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WHAT IS IT LIKE TO BE A BAT? CONSCIOUSNESS is what makes the mind-body problem really intractable. Perhaps that is why current discussions of the problem give it little attention or get it obviously wrong. The recent wave of reductionist euphoria has produced several analyses of mental phenomena and mental concepts designed to explain the possibility of some variety of materialism, psychophys- ical identification, or reduction.' But the problems dealt with are those common to this type of reduction and other types, and what makes the mind-body problem unique, and unlike the water-H20 problem or the Turing machine-IBM machine problem or the lightning-electrical discharge problem or the gene-DNA problem or the oak tree-hydrocarbon problem, is ignored. Every reductionist has his favorite analogy from modern science. It is most unlikely that any of these unrelated examples of successful reduction will shed light on the relation of mind to brain. But philosophers share the general human weakness for explanations of what is incomprehensible in terms suited for what is familiar and well understood, though entirely different. This has led to the acceptance of implausible accounts of the mental largely because they would permit familiar kinds of reduction. I shall try to explain why the usual examples do not 1 Examples are J. J. C. Smart, Philosophy and Scientific Realism (London, i963); David K. Lewis, "An Argument for the Identity Theory," Journal of Philosophy, LXIII (i966), reprinted with addenda in David M. Rosenthal, Materialism & the Mind-Body Problem (Englewood Cliffs, N. J., I971); Hilary Putnam, "Psychological Predicates" in Capitan and Merrill, Art, Mind, & Religion (Pittsburgh, i967), reprinted in Rosenthal, op. cit., as "The Nature of Mental States"; D. M. Armstrong, A Materialist Theory of the Mind (London, i968); D. C. Dennett, Content and Consciousness (London, I969). I have ex- pressed earlier doubts in "Armstrong on the Mind," Philosophical Review, LXXIX (1970), 394-403; "Brain Bisection and the Unity of Consciousness," Synthese, 22 (I97I); and a review of Dennett, Journal of Philosophy, LXIX (1972). See also Saul Kripke, "Naming and Necessity" in Davidson and Harman, Semantics of Natural Language (Dordrecht, I972), esp. pp. 334-342; and M. T. Thornton, "Ostensive Terms and Materialism," The Monist, 56 (1972). 435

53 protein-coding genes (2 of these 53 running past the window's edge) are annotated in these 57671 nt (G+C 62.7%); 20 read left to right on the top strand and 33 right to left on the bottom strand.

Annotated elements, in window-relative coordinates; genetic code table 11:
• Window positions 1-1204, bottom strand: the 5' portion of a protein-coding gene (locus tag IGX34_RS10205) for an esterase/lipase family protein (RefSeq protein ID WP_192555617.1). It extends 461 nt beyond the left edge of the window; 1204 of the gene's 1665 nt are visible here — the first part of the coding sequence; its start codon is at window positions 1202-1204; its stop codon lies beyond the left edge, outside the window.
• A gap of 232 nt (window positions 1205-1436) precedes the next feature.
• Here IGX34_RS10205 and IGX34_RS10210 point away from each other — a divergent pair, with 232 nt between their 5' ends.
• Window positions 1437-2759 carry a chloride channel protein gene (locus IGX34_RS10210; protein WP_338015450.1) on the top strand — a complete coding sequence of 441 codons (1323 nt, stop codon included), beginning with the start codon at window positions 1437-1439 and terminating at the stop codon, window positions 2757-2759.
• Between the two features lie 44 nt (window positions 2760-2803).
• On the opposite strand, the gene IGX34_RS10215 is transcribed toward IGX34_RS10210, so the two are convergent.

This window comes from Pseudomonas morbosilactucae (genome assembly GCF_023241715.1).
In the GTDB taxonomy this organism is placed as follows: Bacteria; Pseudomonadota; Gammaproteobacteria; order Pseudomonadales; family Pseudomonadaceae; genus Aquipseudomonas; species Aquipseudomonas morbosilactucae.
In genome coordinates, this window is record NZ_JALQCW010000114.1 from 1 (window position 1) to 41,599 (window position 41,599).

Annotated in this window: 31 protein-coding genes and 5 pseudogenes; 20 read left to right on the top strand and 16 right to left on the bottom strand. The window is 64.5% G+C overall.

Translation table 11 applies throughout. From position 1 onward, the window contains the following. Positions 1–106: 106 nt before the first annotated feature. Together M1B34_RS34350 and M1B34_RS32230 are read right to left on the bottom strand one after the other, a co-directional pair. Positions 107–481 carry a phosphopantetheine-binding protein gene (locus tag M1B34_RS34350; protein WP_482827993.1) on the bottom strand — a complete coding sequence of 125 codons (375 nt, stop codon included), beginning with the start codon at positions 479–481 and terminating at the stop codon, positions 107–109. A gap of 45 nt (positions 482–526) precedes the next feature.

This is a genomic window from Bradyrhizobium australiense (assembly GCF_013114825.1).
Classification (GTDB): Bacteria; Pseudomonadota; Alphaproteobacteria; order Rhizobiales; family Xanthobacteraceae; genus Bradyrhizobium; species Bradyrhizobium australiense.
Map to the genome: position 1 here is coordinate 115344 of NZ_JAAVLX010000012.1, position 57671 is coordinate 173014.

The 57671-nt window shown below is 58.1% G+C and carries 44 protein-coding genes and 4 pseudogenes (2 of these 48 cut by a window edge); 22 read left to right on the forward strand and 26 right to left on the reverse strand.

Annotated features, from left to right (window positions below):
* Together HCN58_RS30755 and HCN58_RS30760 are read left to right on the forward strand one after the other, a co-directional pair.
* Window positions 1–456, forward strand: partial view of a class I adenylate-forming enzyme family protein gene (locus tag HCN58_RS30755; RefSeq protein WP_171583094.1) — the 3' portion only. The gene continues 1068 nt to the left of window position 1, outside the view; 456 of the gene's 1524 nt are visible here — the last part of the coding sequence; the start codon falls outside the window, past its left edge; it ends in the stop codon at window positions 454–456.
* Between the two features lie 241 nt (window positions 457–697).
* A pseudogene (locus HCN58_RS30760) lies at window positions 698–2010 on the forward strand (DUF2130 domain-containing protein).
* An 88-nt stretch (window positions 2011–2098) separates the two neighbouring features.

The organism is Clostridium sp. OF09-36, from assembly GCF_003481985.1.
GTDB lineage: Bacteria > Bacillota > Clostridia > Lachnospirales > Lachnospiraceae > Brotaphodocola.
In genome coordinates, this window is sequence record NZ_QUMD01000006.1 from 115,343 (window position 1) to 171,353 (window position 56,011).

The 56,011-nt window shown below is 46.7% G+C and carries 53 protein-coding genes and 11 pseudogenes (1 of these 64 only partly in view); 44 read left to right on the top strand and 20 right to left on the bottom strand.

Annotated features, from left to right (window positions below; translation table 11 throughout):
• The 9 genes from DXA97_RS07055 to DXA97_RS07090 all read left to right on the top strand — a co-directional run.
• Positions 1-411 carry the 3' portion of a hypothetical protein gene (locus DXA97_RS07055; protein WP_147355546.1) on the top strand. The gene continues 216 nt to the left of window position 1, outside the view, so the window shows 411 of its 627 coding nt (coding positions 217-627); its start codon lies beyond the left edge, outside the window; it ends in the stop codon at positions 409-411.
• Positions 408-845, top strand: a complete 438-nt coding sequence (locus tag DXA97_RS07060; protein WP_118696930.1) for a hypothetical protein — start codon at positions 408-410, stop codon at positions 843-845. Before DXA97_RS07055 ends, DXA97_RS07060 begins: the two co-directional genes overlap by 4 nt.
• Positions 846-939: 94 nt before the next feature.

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help us to understand the relation between mind and body- why, indeed, we have at present no conception of what an expla- nation of the physical nature of a mental phenomenon would be. Without consciousness the mind-body problem would be much less interesting. With consciousness it seems hopeless. The most important and characteristic feature of conscious mental phe- nomena is very poorly understood. Most reductionist theories do not even try to explain it. And careful examination will show that no currently available concept of reduction is applicable to it. Perhaps a new theoretical form can be devised for the purpose, but such a solution, if it exists, lies in the distant intellectual
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This note was uploaded on 02/04/2011 for the course PHIL 201 taught by Professor Mikegold during the Spring '11 term at NYU.

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